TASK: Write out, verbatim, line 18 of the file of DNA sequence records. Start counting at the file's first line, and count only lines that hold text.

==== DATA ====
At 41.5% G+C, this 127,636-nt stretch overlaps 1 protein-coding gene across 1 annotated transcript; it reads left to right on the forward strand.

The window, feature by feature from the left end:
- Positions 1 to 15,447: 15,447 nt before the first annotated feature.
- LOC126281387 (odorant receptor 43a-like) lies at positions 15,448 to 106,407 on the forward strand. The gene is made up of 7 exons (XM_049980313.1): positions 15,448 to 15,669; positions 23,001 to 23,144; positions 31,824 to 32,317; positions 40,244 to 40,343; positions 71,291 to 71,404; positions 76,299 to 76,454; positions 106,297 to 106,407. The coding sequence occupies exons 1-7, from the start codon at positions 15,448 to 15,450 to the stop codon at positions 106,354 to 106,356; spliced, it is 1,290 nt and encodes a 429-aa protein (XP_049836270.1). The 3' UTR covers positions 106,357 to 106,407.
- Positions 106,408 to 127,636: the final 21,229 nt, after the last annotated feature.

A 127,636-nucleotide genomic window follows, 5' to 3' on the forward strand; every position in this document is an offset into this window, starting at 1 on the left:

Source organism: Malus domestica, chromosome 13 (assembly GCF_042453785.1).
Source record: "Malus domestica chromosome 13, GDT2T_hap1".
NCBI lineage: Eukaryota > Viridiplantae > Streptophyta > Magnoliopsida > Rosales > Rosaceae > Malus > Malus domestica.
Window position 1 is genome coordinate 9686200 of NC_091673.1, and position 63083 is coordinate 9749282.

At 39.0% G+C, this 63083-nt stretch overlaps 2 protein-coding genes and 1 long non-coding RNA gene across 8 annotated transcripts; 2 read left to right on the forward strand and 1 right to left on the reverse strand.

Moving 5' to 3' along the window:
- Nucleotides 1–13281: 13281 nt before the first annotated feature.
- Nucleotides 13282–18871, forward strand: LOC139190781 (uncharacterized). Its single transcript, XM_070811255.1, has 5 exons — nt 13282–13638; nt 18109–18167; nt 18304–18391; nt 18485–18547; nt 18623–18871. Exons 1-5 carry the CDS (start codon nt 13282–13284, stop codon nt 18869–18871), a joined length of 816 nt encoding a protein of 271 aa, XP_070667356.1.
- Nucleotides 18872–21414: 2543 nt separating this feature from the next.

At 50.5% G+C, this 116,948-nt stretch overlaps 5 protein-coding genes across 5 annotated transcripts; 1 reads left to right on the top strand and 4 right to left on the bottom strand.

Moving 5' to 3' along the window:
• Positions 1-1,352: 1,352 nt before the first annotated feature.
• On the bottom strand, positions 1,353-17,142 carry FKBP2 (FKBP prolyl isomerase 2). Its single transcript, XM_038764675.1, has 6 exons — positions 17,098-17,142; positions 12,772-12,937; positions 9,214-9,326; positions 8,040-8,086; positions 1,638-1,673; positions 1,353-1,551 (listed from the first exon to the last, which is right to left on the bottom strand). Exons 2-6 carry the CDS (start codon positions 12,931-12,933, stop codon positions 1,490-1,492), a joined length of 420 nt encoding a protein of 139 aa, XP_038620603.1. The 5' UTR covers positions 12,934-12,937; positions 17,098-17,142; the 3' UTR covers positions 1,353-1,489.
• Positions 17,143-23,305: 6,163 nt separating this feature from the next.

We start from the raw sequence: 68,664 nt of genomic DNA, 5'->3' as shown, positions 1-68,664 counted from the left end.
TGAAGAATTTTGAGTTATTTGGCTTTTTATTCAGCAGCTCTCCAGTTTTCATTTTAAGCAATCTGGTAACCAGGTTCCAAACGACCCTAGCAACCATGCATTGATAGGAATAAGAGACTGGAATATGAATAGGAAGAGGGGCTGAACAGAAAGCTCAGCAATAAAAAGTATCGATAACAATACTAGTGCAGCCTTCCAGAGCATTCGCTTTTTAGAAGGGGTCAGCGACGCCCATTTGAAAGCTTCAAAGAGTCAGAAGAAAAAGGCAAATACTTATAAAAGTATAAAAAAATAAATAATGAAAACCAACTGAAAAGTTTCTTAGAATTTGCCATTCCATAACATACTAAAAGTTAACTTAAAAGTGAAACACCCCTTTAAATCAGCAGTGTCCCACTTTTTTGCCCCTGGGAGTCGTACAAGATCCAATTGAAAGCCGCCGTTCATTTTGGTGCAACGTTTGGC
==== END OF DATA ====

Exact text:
• Positions 1-1,352: 1,352 nt before the first annotated feature.